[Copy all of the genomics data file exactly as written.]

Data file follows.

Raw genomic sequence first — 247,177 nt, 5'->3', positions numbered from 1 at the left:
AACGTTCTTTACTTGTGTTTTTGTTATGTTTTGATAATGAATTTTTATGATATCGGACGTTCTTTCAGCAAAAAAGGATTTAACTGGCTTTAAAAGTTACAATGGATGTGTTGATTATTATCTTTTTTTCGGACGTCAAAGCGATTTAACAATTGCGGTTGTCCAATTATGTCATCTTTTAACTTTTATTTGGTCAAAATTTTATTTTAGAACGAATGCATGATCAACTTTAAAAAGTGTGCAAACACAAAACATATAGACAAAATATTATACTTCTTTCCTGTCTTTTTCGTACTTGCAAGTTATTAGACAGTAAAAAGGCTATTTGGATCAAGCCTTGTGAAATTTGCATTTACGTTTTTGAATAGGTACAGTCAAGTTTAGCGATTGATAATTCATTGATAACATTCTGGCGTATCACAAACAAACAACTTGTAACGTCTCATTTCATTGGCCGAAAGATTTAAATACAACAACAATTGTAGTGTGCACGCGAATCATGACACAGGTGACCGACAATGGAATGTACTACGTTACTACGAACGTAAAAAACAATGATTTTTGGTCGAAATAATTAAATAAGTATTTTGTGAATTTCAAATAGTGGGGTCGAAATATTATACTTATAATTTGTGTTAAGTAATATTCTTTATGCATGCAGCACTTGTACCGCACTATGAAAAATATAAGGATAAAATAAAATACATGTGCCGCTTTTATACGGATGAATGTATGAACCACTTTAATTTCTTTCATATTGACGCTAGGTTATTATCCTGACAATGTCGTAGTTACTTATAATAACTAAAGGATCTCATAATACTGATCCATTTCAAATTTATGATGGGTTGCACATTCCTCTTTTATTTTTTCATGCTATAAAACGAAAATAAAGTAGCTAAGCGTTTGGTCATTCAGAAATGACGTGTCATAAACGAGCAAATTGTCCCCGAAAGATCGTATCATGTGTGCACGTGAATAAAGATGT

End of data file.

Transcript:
Raw genomic sequence first — 247,177 nt, 5'->3', positions numbered from 1 at the left:
AACGTTCTTTACTTGTGTTTTTGTTATGTTTTGATAATGAATTTTTATGATATCGGACGTTCTTTCAGCAAAAAAGGATTTAACTGGCTTTAAAAGTTACAATGGATGTGTTGATTATTATCTTTTTTTCGGACGTCAAAGCGATTTAACAATTGCGGTTGTCCAATTATGTCATCTTTTAACTTTTATTTGGTCAAAATTTTATTTTAGAACGAATGCATGATCAACTTTAAAAAGTGTGCAAACACAAAACATATAGACAAAATATTATACTTCTTTCCTGTCTTTTTCGTACTTGCAAGTTATTAGACAGTAAAAAGGCTATTTGGATCAAGCCTTGTGAAATTTGCATTTACGTTTTTGAATAGGTACAGTCAAGTTTAGCGATTGATAATTCATTGATAACATTCTGGCGTATCACAAACAAACAACTTGTAACGTCTCATTTCATTGGCCGAAAGATTTAAATACAACAACAATTGTAGTGTGCACGCGAATCATGACACAGGTGACCGACAATGGAATGTACTACGTTACTACGAACGTAAAAAACAATGATTTTTGGTCGAAATAATTAAATAAGTATTTTGTGAATTTCAAATAGTGGGGTCGAAATATTATACTTATAATTTGTGTTAAGTAATATTCTTTATGCATGCAGCACTTGTACCGCACTATGAAAAATATAAGGATAAAATAAAATACATGTGCCGCTTTTATACGGATGAATGTATGAACCACTTTAATTTCTTTCATATTGACGCTAGGTTATTATCCTGACAATGTCGTAGTTACTTATAATAACTAAAGGATCTCATAATACTGATCCATTTCAAATTTATGATGGGTTGCACATTCCTCTTTTATTTTTTCATGCTATAAAACGAAAATAAAGTAGCTAAGCGTTTGGTCATTCAGAAATGACGTGTCATAAACGAGCAAATTGTCCCCGAAAGATCGTATCATGTGTGCACGTGAATAAAGATGT